How do you spell tendentious? Sociologists Robert Putnam and David Campbell on religion and politics. Without evidence they assert that the Tea Party is controversial not because of its strident fiscal conservatism, but rather because Tea Party activists are religious.
In a recent op-ed in the New York Times, the duo held forth on the nature, influence, and significance of the Tea Party, which they say has become a toxic brand. In 2010, polling found that 18 percent of Americans viewed the then-new Tea Party movement unfavorably. Today 40 percent have a negative view. Meanwhile, only 20 percent approve of the Tea Party.
Are these statistics surprising? Many Tea Party activists want deep changes to control spending, for example, a constitutional amendment prohibiting deficit spending. This ardent fiscal rigorism, which dovetails with rhetoric about radically reshaping the role of government (Ron Paul has called for eliminating the Federal Reserve), provides a more plausible explanation for why, as the Tea Party has gained influence, more voters have become negative toward or ambivalent about the movement.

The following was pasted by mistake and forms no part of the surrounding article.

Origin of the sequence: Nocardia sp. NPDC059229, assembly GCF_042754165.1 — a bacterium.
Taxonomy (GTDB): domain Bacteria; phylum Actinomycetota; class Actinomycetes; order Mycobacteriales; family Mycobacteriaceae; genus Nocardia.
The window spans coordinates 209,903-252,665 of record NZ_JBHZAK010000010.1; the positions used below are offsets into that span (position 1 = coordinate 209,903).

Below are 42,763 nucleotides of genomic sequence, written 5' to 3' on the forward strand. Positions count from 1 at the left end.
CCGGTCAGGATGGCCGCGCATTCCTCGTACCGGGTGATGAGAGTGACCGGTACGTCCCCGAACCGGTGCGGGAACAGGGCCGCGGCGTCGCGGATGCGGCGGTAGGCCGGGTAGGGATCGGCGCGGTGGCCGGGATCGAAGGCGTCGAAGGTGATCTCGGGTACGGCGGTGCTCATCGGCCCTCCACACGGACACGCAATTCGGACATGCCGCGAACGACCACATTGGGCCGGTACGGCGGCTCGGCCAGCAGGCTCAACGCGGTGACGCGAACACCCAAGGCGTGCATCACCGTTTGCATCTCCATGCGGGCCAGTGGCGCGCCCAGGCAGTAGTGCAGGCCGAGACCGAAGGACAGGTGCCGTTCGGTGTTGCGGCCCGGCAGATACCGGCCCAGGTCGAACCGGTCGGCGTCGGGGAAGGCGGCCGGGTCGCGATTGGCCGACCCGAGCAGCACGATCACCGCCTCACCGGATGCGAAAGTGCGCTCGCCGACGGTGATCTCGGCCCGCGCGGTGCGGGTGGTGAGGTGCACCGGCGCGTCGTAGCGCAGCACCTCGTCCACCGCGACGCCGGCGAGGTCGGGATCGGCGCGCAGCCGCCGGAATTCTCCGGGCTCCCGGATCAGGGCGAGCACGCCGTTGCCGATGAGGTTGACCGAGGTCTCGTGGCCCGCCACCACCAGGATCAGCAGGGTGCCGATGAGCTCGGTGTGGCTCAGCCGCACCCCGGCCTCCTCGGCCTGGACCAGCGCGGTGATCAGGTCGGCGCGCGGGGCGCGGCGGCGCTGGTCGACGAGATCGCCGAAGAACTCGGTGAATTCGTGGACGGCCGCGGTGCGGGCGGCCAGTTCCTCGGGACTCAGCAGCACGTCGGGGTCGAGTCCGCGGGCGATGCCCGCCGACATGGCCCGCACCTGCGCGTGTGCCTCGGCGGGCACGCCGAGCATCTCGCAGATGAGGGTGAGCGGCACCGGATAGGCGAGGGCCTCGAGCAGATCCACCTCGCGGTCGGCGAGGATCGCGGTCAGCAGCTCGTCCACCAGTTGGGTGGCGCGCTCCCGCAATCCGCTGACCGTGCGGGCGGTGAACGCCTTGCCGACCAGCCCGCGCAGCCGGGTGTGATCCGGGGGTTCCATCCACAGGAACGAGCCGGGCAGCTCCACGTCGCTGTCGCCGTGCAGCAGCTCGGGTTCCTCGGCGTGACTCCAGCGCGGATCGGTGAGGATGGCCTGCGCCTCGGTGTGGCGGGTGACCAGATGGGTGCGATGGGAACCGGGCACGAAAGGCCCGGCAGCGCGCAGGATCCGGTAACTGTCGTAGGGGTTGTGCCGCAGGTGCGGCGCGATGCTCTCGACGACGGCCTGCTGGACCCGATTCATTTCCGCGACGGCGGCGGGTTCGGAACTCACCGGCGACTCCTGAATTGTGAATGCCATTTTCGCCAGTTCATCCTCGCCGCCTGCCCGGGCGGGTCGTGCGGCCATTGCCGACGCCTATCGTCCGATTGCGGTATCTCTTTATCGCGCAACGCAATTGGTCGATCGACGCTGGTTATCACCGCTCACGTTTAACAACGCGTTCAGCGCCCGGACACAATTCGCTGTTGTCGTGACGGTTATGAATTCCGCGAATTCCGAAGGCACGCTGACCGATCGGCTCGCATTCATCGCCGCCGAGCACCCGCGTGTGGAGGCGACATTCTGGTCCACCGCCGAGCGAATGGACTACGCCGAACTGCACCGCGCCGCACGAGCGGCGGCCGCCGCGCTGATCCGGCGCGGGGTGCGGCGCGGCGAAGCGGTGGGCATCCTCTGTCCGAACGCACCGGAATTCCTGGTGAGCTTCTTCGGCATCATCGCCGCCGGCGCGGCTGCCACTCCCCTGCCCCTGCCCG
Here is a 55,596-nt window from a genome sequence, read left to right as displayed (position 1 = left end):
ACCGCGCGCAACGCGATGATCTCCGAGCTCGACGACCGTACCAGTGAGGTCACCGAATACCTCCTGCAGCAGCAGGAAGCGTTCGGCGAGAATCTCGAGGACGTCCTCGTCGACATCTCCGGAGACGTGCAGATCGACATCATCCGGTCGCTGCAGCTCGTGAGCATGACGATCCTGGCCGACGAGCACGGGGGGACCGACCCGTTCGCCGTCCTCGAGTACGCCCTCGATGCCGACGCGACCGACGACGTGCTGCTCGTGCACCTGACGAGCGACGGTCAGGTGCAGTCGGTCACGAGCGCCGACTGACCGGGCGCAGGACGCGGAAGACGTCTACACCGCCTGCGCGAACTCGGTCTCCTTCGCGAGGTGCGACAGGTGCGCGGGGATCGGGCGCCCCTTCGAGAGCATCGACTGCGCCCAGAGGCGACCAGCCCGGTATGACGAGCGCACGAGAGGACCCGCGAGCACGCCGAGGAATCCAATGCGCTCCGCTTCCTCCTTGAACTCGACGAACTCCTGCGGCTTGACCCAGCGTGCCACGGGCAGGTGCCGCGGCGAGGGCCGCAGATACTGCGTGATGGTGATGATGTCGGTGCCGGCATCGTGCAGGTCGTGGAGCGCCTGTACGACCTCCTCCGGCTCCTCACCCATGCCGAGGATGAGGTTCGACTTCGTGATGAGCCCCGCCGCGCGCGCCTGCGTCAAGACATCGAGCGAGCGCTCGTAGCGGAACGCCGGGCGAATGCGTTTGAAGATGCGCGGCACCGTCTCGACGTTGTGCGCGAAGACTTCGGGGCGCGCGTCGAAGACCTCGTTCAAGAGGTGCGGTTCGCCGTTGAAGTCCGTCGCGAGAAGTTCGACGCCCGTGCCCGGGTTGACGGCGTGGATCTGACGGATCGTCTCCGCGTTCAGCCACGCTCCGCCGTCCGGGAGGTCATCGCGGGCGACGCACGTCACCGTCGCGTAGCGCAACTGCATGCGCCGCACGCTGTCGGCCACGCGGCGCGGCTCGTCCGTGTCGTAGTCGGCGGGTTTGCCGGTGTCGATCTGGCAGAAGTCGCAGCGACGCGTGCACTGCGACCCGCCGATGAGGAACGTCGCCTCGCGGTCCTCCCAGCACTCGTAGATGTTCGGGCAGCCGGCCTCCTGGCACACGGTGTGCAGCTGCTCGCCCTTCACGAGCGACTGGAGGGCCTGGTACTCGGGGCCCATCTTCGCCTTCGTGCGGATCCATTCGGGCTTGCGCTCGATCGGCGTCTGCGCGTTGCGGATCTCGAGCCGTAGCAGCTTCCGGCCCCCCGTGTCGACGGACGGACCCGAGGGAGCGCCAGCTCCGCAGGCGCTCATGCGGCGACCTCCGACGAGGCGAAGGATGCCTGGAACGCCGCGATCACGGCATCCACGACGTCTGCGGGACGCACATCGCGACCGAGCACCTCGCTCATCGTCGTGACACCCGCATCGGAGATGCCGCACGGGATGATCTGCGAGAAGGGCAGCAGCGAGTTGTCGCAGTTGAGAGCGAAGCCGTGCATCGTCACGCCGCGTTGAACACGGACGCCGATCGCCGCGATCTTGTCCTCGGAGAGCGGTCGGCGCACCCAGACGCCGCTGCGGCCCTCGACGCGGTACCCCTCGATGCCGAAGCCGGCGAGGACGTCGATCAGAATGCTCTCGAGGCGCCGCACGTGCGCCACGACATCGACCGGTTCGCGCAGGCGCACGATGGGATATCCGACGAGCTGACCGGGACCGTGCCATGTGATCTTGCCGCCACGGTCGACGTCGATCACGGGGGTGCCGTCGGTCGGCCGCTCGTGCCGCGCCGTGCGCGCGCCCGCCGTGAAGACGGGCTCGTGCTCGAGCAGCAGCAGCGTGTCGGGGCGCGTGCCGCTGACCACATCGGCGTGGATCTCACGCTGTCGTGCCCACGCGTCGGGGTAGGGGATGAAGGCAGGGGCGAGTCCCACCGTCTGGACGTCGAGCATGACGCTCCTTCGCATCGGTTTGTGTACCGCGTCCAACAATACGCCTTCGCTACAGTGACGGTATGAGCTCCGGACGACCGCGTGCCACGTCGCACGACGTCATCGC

Think about it. If you are a liberal of any stripe, then the success of the Tea Party in reshaping the priorities of the Republican Party, and through the Republican Party the debate in Washington, will fill you with horror. In view of the fact that slightly less than a third of Americans self-identify as liberals, is it at all surprising that 40 percent of Americans don’t like the Tea Party? They don’t like the Tea Party because it represents a strident fiscal conservatism that gives the strong impression that it wants to detonate a political bomb that will destroy modern welfare state.
The ambivalence of others is equally understandable. As Putnam and Campbell point out, Joe and Jane Q. Public—the independent, middle-of-the-road voter—favor smaller government. But Joe and Jane Q. Public typically want smaller government without any deep changes to the twentieth-century social contract that revolves around the modern welfare state. They are often small “c” conservative, which means that even in their unhappiness with the way things are going, they remain largely loyal to the status quo and thus tend to be skeptical about big “C” conservative ideas that promise to dramatically reshape the way we do business in Washington.
Thus, liberals and liberal leaning American actively dislike the Tea Party because they are liberals or liberal leaning. Meanwhile, the large center-right plurality in America remains ambivalent because their political commitments are diverse and perhaps contradictory (which I do not regard as necessarily a bad thing), which is to say ambivalent.